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Genes Cells. 2008 Jun;13(6):549-69. doi: 10.1111/j.1365-2443.2008.01187.x. Epub 2008 Apr 17.

Sequential activation of Rap1 and Rac1 small G proteins by PDGF locally at leading edges of NIH3T3 cells.

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Department of Biochemistry and Molecular Biology, Division of Molecular and Cellular Biology, Kobe University Graduate School of Medicine, Kobe 650-0017, Japan.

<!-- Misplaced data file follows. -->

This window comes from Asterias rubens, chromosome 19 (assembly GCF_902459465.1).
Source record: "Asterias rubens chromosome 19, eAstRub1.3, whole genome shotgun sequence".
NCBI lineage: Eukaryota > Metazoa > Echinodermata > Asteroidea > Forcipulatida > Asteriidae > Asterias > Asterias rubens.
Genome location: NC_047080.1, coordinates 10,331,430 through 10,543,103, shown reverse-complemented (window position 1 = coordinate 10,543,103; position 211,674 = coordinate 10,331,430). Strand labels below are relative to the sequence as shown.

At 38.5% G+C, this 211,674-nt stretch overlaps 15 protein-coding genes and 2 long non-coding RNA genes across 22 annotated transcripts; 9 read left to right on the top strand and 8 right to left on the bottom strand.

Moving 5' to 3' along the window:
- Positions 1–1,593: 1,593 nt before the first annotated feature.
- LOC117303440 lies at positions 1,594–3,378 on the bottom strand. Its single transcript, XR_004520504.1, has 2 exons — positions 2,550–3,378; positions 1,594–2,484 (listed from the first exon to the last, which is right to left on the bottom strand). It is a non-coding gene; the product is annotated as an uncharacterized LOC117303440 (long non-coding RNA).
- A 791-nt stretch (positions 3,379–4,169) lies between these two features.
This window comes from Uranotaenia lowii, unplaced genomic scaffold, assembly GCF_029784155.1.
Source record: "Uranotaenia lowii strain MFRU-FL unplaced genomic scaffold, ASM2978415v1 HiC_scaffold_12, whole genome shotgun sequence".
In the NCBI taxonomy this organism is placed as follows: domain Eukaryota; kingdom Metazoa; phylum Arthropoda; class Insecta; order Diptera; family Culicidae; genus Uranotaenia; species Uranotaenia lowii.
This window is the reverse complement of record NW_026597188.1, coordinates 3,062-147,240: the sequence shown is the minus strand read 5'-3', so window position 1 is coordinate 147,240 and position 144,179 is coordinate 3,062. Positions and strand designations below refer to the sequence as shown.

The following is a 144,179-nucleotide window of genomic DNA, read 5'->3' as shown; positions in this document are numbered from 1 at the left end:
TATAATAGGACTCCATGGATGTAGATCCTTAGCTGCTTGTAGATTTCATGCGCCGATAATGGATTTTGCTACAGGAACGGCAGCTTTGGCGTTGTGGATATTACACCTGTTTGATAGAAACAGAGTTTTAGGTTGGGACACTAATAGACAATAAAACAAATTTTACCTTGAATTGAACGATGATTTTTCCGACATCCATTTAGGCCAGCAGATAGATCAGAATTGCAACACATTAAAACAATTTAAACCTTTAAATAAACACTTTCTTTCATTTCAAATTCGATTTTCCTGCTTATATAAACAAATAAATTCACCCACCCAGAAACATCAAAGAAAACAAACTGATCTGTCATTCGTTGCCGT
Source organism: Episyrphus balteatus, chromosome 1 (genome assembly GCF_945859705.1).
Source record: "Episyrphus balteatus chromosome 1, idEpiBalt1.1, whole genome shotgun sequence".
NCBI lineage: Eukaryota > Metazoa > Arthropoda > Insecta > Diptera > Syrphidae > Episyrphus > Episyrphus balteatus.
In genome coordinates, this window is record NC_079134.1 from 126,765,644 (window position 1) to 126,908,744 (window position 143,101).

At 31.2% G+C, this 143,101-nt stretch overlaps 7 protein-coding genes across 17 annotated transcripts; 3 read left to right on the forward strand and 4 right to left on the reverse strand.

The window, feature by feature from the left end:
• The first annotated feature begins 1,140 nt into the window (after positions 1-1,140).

Moving cells form protrusions, such as filopodia and lamellipodia, and focal complexes at leading edges, which eventually enhance cell movement. The Rho family small G proteins, Rac1, Cdc42 and RhoA, are involved in the formation of these leading edge structures. We investigated the role of another small G protein Rap1 in the platelet-derived growth factor (PDGF)-induced formation of leading edge structures and cell movement. Upon stimulation of NIH3T3 cells by PDGF, leading edge structures were formed and Necl-5, integrin alpha(V)beta(3), and PDGF receptor were accumulated at leading edges. Rap1, upstream regulators of Rap1 such as Crk and C3G, and a downstream effector RalGDS, were accumulated at peripheral ruffles over lamellipodia. Over-expression of Rap1GAP, which inactivates Rap1, and knockdown of Rap1 inhibited the PDGF-induced formation of leading edge structures, accumulation of these molecules, and cell movement. In addition, Rap1 activation subsequently induced accumulation of Rac1, Vav2 and PAK at peripheral ruffles, which was inhibited by Rap1GAP and knockdown of Rap1. These results indicate that Rap1, activated by PDGF, is recruited to leading edges and that Rac1 is thereby activated locally at peripheral ruffles. This process is pivotal for the PDGF-induced formation of leading edge structures and cell movement.

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